The Battle for the World’s Water Supplies

Published on share the world resources STWR, by a backgrounder, June 11, 2009.

The future of the world’s water supplies is contested between campaigners that understand water as a basic human right, and corporations that see ‘blue gold’ as a profitable commodity – leading to a crisis that can only be resolved if water is reclaimed as a public trust and sustainably shared.

The future of the world’s water supplies is contested between campaigners that understand water as a basic human right, and corporations that see ‘blue gold’ as a profitable commodity – leading to a crisis that can only be resolved if water is reclaimed as a public trust and sustainably shared. 

Although 1.1 billion people lack access to drinking water and 2.4 billion are without adequate sanitation globally, governments have failed to implement a resource management system that can fulfil the universal human right to water. The March 2009 World Water Forum in Istanbul generated little progress in equitable water governance, recognising only that “access to drinking water and sanitation is a basic human need” in its official ministerial statement, rather than acknowledging water as a fundamental human right.

Forum delegates produced this weak outcome despite a call during the Conference by the president of the UN General Assembly, Miguel D’Escoto, for international leaders to view water as a public trust and common heritage of people and nature – and not simply a commodity to be bought and sold on the open market.

A significant obstacle to the universal realization of the right to water is the trend for private corporations to seek control of water, and  many of these businesses have considerable influence at the World Water Forum. Since water is in short supply yet irreplaceable, the eminent campaigner Susan George has referred to it as ‘universal public good’ rather than a ‘human right’, suggesting that the word ‘right’ gives the impression of an unlimited free resource. The economic values of scarcity and indispensability also make water a ‘dream come true’ for any business entrepreneur trained in classical liberal economics – a good with a permanent market, an ‘ideal product’ without substitute, and thus a lucrative asset to private business …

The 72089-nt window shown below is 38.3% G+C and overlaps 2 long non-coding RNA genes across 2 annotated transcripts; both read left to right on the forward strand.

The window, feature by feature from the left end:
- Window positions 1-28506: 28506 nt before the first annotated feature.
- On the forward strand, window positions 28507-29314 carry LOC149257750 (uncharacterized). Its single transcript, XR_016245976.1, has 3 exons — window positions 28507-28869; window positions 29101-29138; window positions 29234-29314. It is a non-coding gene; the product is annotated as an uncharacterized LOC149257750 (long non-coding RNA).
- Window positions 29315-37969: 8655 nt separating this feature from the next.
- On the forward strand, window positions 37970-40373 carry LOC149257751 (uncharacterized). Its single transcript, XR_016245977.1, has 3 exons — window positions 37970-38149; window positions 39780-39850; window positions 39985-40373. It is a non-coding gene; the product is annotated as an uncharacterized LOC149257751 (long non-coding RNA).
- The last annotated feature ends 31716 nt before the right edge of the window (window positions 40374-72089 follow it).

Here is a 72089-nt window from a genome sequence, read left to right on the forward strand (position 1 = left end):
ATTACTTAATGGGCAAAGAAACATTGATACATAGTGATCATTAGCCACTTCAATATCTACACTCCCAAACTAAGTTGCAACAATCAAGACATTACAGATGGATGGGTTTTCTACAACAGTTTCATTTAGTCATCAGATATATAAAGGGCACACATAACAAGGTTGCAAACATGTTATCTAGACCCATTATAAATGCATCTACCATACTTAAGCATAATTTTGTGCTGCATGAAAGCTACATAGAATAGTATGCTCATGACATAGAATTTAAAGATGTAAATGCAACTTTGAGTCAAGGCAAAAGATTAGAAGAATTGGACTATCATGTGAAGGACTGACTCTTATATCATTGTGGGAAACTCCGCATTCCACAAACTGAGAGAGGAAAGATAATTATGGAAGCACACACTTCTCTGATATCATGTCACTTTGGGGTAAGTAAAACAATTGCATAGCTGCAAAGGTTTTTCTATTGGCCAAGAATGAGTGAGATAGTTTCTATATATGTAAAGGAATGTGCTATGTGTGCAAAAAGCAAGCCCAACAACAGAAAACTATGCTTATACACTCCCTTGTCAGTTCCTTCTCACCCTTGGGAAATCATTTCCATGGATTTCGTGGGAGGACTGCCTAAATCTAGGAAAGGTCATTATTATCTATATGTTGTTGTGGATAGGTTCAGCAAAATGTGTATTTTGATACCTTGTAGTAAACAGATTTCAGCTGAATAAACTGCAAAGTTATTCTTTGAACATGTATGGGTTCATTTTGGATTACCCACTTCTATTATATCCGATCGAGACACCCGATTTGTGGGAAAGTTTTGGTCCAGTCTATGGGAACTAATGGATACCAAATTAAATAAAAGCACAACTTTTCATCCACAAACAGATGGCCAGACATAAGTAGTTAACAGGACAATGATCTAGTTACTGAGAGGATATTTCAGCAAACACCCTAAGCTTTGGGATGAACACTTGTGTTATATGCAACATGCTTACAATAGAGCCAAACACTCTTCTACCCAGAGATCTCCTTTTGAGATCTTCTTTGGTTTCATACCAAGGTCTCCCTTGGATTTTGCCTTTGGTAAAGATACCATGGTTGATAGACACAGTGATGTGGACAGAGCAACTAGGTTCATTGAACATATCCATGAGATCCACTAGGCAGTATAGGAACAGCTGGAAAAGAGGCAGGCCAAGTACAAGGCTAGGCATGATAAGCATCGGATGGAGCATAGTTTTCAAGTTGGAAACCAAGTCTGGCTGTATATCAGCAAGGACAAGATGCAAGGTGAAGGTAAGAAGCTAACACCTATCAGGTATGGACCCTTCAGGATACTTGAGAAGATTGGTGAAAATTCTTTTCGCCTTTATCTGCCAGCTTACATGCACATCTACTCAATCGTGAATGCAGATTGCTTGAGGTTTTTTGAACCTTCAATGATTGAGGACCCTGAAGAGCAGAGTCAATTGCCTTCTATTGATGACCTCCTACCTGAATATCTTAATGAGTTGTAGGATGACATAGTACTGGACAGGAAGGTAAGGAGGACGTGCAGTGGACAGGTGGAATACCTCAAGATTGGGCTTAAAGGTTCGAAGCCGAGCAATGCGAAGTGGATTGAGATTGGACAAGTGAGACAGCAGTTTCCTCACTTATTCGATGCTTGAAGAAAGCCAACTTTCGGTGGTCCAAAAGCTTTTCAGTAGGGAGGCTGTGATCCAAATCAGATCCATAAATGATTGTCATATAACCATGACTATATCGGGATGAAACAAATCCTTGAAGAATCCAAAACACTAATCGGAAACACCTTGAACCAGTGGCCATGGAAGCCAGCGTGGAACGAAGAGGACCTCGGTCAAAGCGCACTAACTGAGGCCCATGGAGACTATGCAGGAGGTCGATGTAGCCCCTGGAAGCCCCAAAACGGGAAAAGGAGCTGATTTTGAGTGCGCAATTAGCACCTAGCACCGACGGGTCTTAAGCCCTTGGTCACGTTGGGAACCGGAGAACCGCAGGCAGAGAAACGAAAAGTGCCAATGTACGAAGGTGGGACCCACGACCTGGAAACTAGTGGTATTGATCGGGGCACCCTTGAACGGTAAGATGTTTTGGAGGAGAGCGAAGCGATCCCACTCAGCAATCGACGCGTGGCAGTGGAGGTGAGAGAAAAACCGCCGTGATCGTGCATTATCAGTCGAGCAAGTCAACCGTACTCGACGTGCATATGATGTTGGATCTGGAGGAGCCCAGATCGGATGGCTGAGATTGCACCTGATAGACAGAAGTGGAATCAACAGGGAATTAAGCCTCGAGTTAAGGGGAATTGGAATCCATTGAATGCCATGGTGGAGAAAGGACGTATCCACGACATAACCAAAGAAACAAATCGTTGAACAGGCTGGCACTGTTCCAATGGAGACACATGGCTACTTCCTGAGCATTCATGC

…Water was not included in the 1948 Human Rights declaration, but Barlow explains that lobbying from the global water justice movement has shifted the UN’s position on water rights. Most significantly, the Committee on Economic, Social and Cultural Rights recognized in 2002 that water is a prerequisite for realizing other human rights and “indispensable for leading a life in dignity.” Grassroots activists must now push governments to accept that corporate control of water is incompatible with the goal of securing water as a universal human right. The task ahead, says Barlow, is to reclaim water as a part of the global commons that must be cooperatively managed and shared – an unattainable goal unless we reject the values of competition, unlimited growth, and private ownership that underpin economic globalisation. (full text).

More articles:

Water and Sustainable Development – Susan George, Transnational Institute;

Blue Gold: Have the Next Resource Wars Begun? – Tara Lohan, The Nation;

Blue Covenant: An Alternative Water Future – Maude Barlow, MRZine;

Further Resources.

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